Le Sputnik ticked both of these boxes perfectly. I was drawn in by the amazing rose dish splashed across the restaurant’s website and also the painless booking. I’m not completely sure how I came across this website, but I have the vague recollection of browsing a few Eater and Japan Times articles before coming upon Le Sputnik and being intrigued.

To start we actually had a glass of celebratory champagne. What were we celebrating? Being in Japan and eating well I guess!

le sputnik tokyo

Cured fish atop a very zen garden-esque rock was a light little nibble to kick start things. I think Melbourne has spoilt me for fresh sashimi style dishes, because as good as this was I found myself missing the acidic tang of some my favourite cured kingfish dishes back home.

le sputnik bread

Baguette from Maison Kayser with a salted butter. This is as close as it gets to an authentic French baguette in Tokyo. Instead of the usual light fluffy bread, this had the crunch and chew that most Europeans look for in a good loaf.

le sputnik gobo

Deep fried smelt atop deep-fried gobo (burdock). The entirety of this was edible, but we were advised not to devour the whole thing as there was still plenty more food coming. Maybe I just don’t appreciate the earthy taste of gobo but this dish just didn’t do it for me. It was fried with a light touch, crispy and not at all greasy but I wasn’t all that into the flavour.

le sputnik fish

Saba with blue cheese sauce and fig. This arrived in a dome, with billows of smoke swirling around inside. It was unveiled theatrically and we were left with something as pretty as a picture. Saba is a fish with a very strong and distinct flavour profile so it was a bit of a shock with the similarly strong fig and blue cheese sauce. However, I soon came around to it.

le sputnik espresso

Foie Gras with orange and espresso jelly. Now, this is really where the meal came into its own. Soft fatty seared foie gras is always a pleasure to eat. The addition of slightly bitter coffee and sweet citrus fruit cut through the fat, to make this incredibly moreish and just rich enough to keep going back for another bite without feeling overwhelmed. The soft jelly seemed to melt into the foie gras whereas the crumble provided some welcome textural contrast.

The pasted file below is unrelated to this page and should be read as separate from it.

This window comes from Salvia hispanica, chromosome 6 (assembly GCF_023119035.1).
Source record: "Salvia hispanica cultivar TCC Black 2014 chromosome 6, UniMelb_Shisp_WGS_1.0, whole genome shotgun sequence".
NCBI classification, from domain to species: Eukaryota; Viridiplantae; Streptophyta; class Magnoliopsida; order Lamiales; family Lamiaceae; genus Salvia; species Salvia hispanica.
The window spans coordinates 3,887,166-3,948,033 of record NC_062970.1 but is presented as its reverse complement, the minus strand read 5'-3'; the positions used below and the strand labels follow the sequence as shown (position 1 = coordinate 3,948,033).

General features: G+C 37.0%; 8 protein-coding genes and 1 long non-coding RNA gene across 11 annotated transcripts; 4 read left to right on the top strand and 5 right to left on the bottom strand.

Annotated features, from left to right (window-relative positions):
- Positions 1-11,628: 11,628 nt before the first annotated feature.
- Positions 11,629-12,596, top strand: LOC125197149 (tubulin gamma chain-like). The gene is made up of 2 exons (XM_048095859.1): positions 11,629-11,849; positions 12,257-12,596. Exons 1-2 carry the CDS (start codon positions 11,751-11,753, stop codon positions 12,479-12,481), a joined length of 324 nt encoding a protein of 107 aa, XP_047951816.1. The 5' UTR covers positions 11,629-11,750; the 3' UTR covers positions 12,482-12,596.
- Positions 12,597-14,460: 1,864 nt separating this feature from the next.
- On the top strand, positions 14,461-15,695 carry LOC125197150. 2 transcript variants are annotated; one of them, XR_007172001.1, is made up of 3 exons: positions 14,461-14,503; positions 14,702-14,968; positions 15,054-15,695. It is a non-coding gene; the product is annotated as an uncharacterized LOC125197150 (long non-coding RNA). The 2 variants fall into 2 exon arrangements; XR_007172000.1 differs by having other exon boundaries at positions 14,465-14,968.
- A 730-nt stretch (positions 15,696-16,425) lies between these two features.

le sputnik mushroom

Buckwheat crepe with poached egg, mushroom ice cream and a sprinkle of truffle. My face immediately lit up as this dish was being explained to us. This dish was a combination of everything I loved, crepes, eggs and mushrooms. In my mind, this was brunch gone fine dining in the best way possible.

le sputnik fish main

Sea Bass in a squid ink sauce with cabbage. Little known fact, I love Japanese cabbage. It’s so much sweeter and softer than Australian cabbage. I could probably eat half a cabbage by myself! Cooked like this, and paired with soft tender fish and an intense savoury sauce it was even better!

le sputnik venison

Venison from Hokkaido with a red wine reduction. We ate incredibly well on this trip, but I can say with confidence that this is the best single dish that we had on the entire trip. The meat was shockingly not gamey at all and the sauce incredibly rich and bold.

le sputnik dessert

I’m not too sure what this dessert was called, but it was an absolute masterpiece, both to look at and to eat. Crisp crystallised sugar broke apart to reveal juicy berries. The sorbet was fresh and light, exactly the sort of dessert I wanted to enjoy after eating a little bit too much on a warm Spring day.

le sputnik petit fours

Petit fours and tea finished off the meal and kept the highs going. The green tea dusted choux cream was a delightful little bite but I was more taken with the houjicha cream served in a small dish with a side of olive oil and salt. The creamy houjicha was already perfect on its own. The salt made it a touch more interesting but I preferred the houjicha cream by itself.